For a long time, there have been accusations that the NUG is weak. It cannot control its own People’s Defense Forces (PDFs) or allied ethnic armies. It lacks a proper command structure. It cannot convince more ethnic militias into alliances nor an envisioned federal army. But if the junta falls, the Kachin Independence Organization or Arakan Army isn’t about to march into Naypyidaw and claim dominion over the entire country. Indeed, this war will be ended by political agreement, perhaps a ceasefire by the junta following an internal coup. The ethnic groups know the task of national government after this war will fall to a group supported by the Bamar majority, such as the NUG. Moreover, they know that the NUG is their conduit for talks with foreign governments. So, if the junta falls, the NUG supported (however disloyally) by the ethnic groups is the only option for a national and federal government.

The National League for Democracy-types within the NUG haven’t arrived at federalism by choice. They were content with the power they had between 2016 and 2021 and didn’t even breathe the word federalism until they were run out of office. So, they’ve arrived at the idea by necessity, knowing that the ethnic armies will be the ones doing most of the fighting and dying to defeat the junta. And naturally, the ethnic armies think that many inside the NUG want to go back to the status quo ante.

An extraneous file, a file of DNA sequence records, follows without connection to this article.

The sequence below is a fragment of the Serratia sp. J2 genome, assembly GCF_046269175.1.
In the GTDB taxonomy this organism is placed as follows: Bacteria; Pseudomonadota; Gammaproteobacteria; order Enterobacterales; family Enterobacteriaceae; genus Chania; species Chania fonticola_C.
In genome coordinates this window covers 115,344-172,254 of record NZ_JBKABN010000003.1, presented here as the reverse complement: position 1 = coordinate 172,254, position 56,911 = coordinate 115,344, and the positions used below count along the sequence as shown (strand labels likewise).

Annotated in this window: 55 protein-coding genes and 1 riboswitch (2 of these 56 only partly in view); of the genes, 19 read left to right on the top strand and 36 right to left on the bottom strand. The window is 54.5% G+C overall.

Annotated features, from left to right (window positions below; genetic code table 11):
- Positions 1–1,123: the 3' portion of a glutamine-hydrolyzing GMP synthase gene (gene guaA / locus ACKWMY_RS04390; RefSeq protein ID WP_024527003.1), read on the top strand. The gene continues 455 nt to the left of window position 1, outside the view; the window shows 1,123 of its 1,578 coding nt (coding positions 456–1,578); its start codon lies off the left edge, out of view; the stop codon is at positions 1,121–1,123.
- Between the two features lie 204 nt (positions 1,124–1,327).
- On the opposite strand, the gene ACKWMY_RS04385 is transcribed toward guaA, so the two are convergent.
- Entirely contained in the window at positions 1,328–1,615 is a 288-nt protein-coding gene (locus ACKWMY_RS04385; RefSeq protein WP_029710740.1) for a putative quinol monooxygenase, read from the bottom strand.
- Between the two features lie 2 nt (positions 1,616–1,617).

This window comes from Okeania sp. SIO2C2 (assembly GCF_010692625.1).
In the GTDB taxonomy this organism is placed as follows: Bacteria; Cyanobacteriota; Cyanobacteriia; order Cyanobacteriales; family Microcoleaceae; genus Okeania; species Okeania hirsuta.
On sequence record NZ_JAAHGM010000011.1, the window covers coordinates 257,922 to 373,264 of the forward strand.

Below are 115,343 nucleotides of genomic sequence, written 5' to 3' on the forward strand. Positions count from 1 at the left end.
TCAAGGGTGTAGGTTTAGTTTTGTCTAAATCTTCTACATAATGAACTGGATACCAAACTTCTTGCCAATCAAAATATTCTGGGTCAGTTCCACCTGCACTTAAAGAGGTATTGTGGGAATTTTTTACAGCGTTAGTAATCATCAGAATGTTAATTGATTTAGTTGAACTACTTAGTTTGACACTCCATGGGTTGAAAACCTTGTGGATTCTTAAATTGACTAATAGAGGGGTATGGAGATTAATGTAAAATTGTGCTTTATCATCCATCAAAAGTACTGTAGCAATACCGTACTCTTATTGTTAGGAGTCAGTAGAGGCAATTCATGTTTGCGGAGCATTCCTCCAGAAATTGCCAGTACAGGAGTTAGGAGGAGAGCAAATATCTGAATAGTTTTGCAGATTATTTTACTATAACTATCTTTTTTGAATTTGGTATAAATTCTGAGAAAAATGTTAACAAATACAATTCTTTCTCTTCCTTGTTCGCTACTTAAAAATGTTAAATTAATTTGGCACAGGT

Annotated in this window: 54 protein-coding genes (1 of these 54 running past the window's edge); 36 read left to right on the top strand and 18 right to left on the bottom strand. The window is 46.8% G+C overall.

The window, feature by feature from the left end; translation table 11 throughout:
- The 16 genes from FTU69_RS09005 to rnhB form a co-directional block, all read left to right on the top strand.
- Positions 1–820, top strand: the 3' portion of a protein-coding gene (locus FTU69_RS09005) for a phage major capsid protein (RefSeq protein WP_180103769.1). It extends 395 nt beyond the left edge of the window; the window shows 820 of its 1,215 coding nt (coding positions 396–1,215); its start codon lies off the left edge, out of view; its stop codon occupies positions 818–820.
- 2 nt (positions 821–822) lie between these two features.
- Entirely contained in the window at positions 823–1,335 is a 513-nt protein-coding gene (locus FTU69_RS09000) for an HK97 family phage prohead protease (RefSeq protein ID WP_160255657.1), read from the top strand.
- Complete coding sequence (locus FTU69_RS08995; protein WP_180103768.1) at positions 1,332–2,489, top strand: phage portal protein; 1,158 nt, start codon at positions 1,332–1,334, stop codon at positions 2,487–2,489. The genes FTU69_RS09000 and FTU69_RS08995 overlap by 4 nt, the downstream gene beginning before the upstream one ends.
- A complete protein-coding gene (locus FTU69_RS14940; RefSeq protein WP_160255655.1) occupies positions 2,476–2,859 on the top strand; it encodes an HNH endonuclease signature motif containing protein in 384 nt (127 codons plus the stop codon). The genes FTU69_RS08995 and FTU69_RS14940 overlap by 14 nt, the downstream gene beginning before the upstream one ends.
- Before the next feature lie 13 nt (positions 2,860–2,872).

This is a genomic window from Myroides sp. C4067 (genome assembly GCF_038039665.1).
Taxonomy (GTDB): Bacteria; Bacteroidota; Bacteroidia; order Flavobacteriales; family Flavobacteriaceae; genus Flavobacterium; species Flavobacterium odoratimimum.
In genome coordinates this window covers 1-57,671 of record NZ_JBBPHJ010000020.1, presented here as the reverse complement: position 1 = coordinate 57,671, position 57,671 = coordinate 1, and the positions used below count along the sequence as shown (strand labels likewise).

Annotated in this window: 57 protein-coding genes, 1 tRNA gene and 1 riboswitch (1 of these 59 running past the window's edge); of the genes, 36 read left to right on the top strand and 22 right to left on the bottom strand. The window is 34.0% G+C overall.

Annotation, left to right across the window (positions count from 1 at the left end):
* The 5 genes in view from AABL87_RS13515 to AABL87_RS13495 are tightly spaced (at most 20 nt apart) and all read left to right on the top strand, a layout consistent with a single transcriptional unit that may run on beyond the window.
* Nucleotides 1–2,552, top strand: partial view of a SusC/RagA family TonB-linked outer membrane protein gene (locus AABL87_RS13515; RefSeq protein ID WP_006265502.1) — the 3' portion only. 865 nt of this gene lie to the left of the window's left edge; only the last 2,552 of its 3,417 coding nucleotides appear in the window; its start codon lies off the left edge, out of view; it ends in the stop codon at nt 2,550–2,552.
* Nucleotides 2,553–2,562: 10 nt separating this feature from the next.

The best solution for Myanmar is a federal state where the Bamar heartland knows it can no longer boss around the ethnic periphery yet where there is some understanding of a mutual path moving forward. But that requires a competent but weak central power, a difficult balance. Indeed, post-war, a NUG government would need to be strong enough to hold the country together and reform the military but not so strong that it thinks it can reimpose the center’s power over the periphery. It must show it’s ready to govern and, more importantly, ready not to govern; to accept, with humility, its own limitations. Indeed, perhaps to win the peace, the NUG needed not to be the most militarily significant player in this war.

There are other post-war considerations. Is a federal army desirable? It hasn’t manifested so far, and perhaps it shouldn’t. Militarily it makes sense to create a unified army. But, politically, with winning the post-war peace in mind, a unified federal military makes less sense. Indeed, the situation on the ground today reflects the radical decentralization that will be required to win the post-war peace. Wouldn’t a federal army, which requires centralization, go against the spirit of what’s imagined post-war?

Thiha Wint Aung and Htet Min Lwin argued recently that one shouldn’t be “talking about simply replacing the current Burmese siq-taq with the [PDFs]… or a future federal army.” Instead, they wrote earlier this year, “We are calling for the total abolition of the so-called national army and all kinds of armed groups within this territory called today ‘Myanmar’.” That might be a stretch too far. However, post-war, a militia system, which is now in operation, could be coupled with the federalist goals. That would be truly revolutionary.